file / directory xattrs

While they won't show up when using listxattr mergerfs offers a number of special xattrs to query information about the files served. To access the values you will need to issue a getxattr for one of the following:

  • user.mergerfs.basepath: the base mount point for the file given the current getattr policy
  • user.mergerfs.relpath: the relative path of the file from the perspective of the mount point
  • user.mergerfs.fullpath: the full path of the original file given the getattr policy
  • user.mergerfs.allpaths: a NUL ('\0') separated list of full paths to all files found
[trapexit:/mnt/mergerfs] $ ls
[trapexit:/mnt/mergerfs] $ xattr -p user.mergerfs.fullpath A
[trapexit:/mnt/mergerfs] $ xattr -p user.mergerfs.basepath A
[trapexit:/mnt/mergerfs] $ xattr -p user.mergerfs.relpath A
[trapexit:/mnt/mergerfs] $ xattr -p user.mergerfs.allpaths A | tr '\0' '\n'


    • mergerfs.ctl: A tool to make it easier to query and configure mergerfs at runtime
    • mergerfs.fsck: Provides permissions and ownership auditing and the ability to fix them
    • mergerfs.dedup: Will help identify and optionally remove duplicate files
    • mergerfs.dup: Ensure there are at least N copies of a file across the pool
    • mergerfs.balance: Rebalance files across drives by moving them from the most filled to the least filled
    • mergerfs.mktrash: Creates Trash specification compatible directories on a mergerfs mount
    • scorch: A tool to help discover silent corruption of files
    • bbf (bad block finder): a tool to scan for and 'fix' hard drive bad blocks and find the files using those blocks


MergerFS does not natively support any sort of caching. Most users have no use for such a feature and it would greatly complicate the code. However, there are a few situations where a cache drive could help with a typical mergerfs setup.

  1. Fast network, slow drives, many readers: You've a 10+Gbps network with many readers and your regular drives can't keep up.
  2. Fast network, slow drives, small'ish bursty writes: You have a 10+Gbps network and wish to transfer amounts of data less than your cache drive but wish to do so quickly.

The below will mostly address usecase #2. It will also work for #1 assuming the data is regularly accessed and was placed into the system via this method. Otherwise a similar script may need to be written to populate the cache from the backing pool.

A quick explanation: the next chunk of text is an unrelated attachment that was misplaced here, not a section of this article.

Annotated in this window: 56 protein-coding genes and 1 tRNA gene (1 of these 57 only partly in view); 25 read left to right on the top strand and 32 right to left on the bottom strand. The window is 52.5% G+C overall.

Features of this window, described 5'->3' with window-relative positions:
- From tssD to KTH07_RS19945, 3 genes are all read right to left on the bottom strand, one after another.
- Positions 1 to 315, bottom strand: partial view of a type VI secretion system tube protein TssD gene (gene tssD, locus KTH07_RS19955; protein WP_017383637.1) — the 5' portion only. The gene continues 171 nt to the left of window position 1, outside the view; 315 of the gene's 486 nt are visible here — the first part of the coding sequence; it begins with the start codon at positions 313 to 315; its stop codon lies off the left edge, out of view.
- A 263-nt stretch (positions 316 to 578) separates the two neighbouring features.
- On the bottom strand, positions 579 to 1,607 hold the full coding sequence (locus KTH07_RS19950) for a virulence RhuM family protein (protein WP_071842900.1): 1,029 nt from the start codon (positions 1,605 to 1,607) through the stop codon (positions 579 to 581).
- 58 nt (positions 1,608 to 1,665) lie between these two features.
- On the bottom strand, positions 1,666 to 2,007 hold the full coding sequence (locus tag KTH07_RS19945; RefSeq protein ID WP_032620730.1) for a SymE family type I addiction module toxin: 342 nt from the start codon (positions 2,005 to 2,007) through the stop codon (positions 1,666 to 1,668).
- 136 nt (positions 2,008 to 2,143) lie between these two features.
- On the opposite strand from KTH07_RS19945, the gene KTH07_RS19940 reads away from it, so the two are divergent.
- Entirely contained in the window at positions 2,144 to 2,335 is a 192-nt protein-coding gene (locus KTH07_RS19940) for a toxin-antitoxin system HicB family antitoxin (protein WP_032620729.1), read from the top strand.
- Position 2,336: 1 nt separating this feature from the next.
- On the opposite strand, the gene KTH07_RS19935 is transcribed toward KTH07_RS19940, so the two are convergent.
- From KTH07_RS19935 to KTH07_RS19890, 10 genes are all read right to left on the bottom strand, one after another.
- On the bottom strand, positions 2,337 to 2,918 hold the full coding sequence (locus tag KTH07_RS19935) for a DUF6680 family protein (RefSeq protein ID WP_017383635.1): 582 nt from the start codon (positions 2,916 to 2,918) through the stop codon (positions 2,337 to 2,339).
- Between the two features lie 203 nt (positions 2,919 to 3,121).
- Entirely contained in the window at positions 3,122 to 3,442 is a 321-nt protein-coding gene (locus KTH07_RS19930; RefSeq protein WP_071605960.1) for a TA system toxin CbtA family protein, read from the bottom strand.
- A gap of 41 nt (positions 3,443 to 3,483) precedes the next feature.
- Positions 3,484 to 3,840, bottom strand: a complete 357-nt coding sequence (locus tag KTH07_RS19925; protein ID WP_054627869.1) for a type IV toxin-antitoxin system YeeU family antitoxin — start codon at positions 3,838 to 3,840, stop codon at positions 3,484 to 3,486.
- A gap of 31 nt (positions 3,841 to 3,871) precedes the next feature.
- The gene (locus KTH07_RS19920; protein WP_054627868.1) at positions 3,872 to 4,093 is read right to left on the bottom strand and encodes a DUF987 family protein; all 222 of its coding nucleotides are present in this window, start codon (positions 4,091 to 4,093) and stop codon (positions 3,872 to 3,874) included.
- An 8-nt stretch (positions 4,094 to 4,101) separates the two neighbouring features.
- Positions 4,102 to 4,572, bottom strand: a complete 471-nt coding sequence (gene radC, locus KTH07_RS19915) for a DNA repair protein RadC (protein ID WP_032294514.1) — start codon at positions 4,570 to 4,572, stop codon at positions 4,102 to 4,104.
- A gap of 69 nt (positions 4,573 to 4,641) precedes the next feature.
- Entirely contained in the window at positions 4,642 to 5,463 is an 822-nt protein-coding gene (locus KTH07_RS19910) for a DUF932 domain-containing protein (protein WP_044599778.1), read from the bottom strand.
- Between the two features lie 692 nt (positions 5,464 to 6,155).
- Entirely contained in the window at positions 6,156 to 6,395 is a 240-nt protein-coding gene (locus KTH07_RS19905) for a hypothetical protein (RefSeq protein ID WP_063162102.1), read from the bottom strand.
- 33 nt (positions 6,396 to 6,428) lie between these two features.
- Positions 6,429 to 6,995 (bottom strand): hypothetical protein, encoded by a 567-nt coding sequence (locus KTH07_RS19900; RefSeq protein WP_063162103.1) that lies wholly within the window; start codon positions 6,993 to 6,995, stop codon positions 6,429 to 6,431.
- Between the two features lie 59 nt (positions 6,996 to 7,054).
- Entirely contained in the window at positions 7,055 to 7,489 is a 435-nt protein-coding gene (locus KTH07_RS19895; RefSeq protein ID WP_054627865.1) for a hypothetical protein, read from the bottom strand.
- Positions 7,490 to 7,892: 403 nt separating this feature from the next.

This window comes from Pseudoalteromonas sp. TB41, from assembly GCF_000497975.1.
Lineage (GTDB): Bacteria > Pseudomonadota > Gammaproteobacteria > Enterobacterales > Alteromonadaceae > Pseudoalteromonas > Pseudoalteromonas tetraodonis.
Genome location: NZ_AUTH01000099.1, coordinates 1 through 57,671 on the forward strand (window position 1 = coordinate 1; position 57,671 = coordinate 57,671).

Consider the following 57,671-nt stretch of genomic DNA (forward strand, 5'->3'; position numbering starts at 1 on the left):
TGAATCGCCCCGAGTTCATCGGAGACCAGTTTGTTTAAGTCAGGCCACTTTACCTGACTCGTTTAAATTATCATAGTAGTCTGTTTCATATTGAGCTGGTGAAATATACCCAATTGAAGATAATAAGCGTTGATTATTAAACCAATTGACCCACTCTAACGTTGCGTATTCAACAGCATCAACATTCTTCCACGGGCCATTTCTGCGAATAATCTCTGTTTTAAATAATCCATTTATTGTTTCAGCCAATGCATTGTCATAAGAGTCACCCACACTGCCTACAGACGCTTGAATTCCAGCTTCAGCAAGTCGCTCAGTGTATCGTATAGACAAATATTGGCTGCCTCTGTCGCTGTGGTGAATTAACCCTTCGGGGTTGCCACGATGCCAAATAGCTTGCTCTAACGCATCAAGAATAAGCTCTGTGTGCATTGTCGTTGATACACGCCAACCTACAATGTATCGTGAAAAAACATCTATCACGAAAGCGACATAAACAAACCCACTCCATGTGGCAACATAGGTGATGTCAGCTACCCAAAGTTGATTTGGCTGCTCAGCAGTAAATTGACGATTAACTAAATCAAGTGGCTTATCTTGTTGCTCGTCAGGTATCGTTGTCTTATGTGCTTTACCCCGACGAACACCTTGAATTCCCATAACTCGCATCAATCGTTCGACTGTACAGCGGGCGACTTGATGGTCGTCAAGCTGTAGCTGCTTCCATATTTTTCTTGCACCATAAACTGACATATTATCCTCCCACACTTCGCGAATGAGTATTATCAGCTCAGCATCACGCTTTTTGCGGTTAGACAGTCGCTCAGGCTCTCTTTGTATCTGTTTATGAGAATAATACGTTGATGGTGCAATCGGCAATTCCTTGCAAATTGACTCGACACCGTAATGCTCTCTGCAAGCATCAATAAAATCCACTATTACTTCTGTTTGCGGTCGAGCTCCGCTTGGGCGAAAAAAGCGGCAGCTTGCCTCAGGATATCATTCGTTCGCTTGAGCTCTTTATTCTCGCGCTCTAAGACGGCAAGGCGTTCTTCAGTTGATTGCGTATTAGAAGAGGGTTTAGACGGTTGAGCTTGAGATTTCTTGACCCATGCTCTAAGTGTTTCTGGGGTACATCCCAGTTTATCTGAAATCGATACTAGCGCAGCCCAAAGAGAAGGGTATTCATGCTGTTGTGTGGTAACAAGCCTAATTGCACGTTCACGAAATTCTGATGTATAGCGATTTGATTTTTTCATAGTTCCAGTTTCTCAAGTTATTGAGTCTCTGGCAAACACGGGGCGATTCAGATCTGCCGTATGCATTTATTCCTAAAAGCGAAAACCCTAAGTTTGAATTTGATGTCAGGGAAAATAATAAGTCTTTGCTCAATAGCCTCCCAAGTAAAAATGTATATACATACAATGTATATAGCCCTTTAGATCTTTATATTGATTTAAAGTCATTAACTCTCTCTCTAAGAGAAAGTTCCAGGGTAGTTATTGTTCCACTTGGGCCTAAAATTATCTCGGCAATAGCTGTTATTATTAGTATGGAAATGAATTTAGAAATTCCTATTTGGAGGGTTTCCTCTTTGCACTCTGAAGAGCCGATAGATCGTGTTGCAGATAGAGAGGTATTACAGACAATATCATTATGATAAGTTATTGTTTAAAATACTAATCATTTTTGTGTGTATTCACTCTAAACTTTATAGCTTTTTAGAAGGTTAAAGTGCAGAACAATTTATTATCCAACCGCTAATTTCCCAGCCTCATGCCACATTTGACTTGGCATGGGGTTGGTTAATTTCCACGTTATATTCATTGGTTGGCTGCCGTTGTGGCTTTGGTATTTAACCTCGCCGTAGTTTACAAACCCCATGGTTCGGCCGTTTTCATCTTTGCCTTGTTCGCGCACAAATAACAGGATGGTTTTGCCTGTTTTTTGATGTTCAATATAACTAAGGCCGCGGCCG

1. Create 2 mergerfs pools. One which includes just the backing drives and one which has both the cache drives (SSD,NVME,etc.) and backing drives.
  2. The 'cache' pool should have the cache drives listed first.
  3. The best policies to use for the 'cache' pool would probably be ff, epff, lfs, or eplfs. The latter two under the assumption that the cache drive(s) are far smaller than the backing drives. If using path preserving policies remember that you'll need to manually create the core directories of those paths you wish to be cached. (Be sure the permissions are in sync. Use mergerfs.fsck to check / correct them.)
  4. Enable moveonenospc and set minfreespace appropriately.
  5. Set your programs to use the cache pool.
  6. Save one of the below scripts.
  7. Use crontab (as root) to schedule the command at whatever frequency is appropriate for your workflow.

Time based expiring

Move files from cache to backing pool based only on the last time the file was accessed.


if [ $# != 3 ]; then
  echo "usage: $0 <cache-drive> <backing-pool> <days-old>"
  exit 1


find "${CACHE}" -type f -atime +${N} -printf '%P\n' | \
  rsync --files-from=- -aq --remove-source-files "${CACHE}/" "${BACKING}/"

Percentage full expiring

Move the oldest file from the cache to the backing pool. Continue till below percentage threshold.


if [ $# != 3 ]; then
  echo "usage: $0 <cache-drive> <backing-pool> <percentage>"
  exit 1


set -o errexit
while [ $(df --output=pcent "${CACHE}" | grep -v Use | cut -d'%' -f1) -gt ${PERCENTAGE} ]
    FILE=$(find "${CACHE}" -type f -printf '%A@ %P\n' | \
                  sort | \
                  head -n 1 | \
                  cut -d' ' -f2-)
    test -n "${FILE}"
    rsync -aq --remove-source-files "${CACHE}/./${FILE}" "${BACKING}/"


  • The recommended base options are defaults,allow_other,direct_io,use_ino,hard_remove. (use_ino will only work when used with mergerfs 2.18.0 and above.)